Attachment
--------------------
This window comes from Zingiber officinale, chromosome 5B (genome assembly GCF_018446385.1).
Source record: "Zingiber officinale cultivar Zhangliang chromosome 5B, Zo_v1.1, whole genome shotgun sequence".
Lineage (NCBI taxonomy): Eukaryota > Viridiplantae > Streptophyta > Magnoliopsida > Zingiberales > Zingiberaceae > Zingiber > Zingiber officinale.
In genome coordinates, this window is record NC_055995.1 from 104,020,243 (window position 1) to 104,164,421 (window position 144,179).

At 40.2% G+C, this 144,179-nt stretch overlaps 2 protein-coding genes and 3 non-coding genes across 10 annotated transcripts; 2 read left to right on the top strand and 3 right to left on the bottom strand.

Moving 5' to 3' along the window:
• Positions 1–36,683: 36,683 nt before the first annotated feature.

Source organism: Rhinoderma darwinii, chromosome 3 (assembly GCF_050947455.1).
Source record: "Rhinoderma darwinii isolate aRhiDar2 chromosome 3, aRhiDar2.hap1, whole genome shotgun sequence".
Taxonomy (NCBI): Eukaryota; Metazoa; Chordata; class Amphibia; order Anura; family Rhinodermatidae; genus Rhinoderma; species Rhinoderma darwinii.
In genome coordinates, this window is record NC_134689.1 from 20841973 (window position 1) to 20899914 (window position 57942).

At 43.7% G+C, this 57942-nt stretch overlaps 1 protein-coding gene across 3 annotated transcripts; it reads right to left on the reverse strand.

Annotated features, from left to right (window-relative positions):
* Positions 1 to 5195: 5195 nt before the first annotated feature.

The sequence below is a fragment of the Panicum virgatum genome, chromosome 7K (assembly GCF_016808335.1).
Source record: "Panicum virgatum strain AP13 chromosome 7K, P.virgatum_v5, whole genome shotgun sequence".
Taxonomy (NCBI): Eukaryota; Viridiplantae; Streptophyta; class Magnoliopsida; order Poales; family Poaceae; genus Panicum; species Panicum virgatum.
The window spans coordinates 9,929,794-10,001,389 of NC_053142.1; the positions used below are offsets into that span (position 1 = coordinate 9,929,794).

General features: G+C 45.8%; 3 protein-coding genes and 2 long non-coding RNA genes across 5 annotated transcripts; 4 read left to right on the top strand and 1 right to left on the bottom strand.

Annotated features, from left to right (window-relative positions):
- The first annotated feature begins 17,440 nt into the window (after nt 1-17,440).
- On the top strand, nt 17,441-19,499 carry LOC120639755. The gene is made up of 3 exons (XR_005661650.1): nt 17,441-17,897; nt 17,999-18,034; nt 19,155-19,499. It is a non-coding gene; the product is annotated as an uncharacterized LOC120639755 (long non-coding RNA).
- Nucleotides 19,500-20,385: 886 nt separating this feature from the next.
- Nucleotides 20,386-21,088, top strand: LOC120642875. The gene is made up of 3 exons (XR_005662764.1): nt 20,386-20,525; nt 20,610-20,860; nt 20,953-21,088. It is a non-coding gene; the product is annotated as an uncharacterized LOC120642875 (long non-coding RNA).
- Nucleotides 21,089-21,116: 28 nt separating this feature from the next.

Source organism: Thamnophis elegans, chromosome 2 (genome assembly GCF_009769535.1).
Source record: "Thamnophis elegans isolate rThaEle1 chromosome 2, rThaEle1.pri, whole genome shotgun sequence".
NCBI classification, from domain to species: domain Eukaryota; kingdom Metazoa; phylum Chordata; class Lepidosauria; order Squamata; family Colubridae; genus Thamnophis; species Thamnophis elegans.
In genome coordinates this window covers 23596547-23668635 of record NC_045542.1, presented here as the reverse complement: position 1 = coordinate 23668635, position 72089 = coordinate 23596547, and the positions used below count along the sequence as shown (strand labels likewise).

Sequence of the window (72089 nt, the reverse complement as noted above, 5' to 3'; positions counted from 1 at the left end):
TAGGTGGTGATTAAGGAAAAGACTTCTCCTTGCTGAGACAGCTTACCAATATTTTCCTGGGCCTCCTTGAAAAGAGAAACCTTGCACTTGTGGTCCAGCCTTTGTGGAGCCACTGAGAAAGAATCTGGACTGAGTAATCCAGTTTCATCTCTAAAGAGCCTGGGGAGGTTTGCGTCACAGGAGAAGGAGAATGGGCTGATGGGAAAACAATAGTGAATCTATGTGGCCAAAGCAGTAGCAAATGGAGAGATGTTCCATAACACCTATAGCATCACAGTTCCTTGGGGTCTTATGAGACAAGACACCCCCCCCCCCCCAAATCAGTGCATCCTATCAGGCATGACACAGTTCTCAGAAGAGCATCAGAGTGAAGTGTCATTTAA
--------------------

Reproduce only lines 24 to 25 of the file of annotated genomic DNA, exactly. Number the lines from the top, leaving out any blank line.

- Nucleotides 20,386-21,088, top strand: LOC120642875. The gene is made up of 3 exons (XR_005662764.1): nt 20,386-20,525; nt 20,610-20,860; nt 20,953-21,088. It is a non-coding gene; the product is annotated as an uncharacterized LOC120642875 (long non-coding RNA).
- Nucleotides 21,089-21,116: 28 nt separating this feature from the next.